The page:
If someone could explain the grammar of the sentence in red, and tell me if I made a mistake I would appreciate it.

Also the question is 石田さんの仕事ではないものはどれですか。 Which looks to me like; which thing is not at Ishida-san's job? Not 100% how that should be translated (It's multiple choice and the book underlines ではない)

EDIT: Gelsamel thanks for the link it's very helpful

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Suzaku
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Re: 日本語 (Japanese Practice)

Postby Suzaku » Wed Nov 28, 2012 3:19 am UTC

For some reason I had completely forgotten about this thread :( I'll have to be more careful in future.

本についての相談を受けたり、どこにどの本を置くのがいいか考えたりします。


「相談を受ける」is an idiomatic phrase for 'be asked about' or 'be consulted about', so your "consulting customers about books" is appropriate. The second half 「どこにどの本を置くのがいいか考えたりします。」 I would translate as "considers which books to [display|place] where." so again "organizing the books in the library" is fine. Literally, this would be "thinks about where which books would be good to place."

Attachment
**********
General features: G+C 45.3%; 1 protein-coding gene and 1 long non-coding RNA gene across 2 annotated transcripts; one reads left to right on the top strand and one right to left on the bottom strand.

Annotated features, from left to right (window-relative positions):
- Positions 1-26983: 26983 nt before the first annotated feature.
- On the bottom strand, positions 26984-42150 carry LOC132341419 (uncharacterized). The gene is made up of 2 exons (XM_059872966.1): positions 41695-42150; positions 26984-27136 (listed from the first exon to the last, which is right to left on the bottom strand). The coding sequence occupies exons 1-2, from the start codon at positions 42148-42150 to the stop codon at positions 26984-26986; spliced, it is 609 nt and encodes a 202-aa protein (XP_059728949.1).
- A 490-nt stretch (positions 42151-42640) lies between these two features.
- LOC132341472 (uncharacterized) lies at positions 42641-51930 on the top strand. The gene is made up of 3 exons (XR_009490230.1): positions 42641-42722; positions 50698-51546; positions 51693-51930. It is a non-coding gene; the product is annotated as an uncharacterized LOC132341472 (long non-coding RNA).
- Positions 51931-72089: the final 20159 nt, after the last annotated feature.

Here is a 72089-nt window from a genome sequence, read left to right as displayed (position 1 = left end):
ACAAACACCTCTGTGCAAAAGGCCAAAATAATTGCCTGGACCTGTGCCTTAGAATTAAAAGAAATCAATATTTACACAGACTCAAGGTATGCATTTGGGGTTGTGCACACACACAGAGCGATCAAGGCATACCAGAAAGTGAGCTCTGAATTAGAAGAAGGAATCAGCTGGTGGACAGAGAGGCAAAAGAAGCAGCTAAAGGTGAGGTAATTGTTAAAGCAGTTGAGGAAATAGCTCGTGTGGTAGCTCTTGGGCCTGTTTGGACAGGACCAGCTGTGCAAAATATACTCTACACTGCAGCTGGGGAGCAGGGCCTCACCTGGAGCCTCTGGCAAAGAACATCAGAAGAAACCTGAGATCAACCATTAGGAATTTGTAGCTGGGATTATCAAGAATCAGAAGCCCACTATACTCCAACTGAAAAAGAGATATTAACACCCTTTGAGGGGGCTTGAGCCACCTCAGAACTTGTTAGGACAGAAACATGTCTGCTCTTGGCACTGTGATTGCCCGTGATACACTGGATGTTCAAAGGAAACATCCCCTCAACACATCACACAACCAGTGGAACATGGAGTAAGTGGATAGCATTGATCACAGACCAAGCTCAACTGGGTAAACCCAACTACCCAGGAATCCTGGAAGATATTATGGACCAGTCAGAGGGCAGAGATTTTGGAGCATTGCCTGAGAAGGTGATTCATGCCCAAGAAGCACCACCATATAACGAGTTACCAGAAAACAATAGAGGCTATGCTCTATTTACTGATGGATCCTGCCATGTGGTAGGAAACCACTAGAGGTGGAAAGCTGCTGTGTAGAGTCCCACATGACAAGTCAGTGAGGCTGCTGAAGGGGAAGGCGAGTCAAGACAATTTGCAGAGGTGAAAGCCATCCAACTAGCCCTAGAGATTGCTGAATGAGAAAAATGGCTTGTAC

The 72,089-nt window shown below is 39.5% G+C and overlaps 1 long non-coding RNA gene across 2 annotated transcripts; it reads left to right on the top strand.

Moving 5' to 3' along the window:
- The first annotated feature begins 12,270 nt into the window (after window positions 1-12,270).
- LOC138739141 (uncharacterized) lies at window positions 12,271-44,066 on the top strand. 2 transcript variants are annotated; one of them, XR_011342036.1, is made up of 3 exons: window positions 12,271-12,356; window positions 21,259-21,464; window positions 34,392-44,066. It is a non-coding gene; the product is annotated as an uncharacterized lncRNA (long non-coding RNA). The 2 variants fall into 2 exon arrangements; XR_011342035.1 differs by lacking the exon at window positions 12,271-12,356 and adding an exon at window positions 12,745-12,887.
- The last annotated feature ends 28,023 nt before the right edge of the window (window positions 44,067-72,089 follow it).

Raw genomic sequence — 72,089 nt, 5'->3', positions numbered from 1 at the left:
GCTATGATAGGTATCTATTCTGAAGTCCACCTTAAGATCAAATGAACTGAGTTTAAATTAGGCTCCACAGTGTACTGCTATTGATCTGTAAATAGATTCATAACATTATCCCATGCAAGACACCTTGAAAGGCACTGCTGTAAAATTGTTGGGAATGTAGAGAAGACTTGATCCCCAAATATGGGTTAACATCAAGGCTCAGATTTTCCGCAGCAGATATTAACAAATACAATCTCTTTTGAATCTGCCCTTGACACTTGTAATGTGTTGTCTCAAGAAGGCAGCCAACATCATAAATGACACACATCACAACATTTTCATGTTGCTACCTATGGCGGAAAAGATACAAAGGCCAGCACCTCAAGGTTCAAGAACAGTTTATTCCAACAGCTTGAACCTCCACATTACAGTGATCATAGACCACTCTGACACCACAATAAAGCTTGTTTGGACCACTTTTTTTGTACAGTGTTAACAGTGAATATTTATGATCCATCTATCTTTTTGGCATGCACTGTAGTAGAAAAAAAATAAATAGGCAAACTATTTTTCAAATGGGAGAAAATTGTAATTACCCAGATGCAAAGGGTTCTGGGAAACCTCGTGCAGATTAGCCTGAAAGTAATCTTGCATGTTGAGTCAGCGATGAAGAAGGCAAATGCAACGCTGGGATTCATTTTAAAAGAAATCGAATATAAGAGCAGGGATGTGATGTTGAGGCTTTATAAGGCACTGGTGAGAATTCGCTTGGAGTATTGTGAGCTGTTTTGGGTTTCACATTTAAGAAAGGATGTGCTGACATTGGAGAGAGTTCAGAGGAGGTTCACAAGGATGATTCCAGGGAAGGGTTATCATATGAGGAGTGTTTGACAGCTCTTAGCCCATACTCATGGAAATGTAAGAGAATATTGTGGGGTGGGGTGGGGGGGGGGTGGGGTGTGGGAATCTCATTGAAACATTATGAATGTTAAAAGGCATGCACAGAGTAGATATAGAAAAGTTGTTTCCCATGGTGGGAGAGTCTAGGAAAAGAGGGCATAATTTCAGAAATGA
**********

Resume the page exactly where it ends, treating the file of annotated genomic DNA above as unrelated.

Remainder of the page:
石田さんの仕事ではないものはどれですか。

"Which (of the following) is NOT part of Ishida-san's job?" would be how I would write this if setting this as a test question in English. I suspect that the 「ではない」 is underlined for the same reason that 'not' is usually bolded and all-caps in English multiple choice tests.

I'm at work right now, so I'll have a look at the question backlog when I've a little more time.
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Re: 日本語 (Japanese Practice)

Postby BryanRabbit » Wed Nov 28, 2012 3:45 am UTC

Thanks! That makes things a lot more clear. :D

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Re: 日本語 (Japanese Practice)

Postby Daimon » Wed Nov 28, 2012 11:54 pm UTC

.................
Last edited by Daimon on Thu Dec 06, 2012 6:47 pm UTC, edited 1 time in total.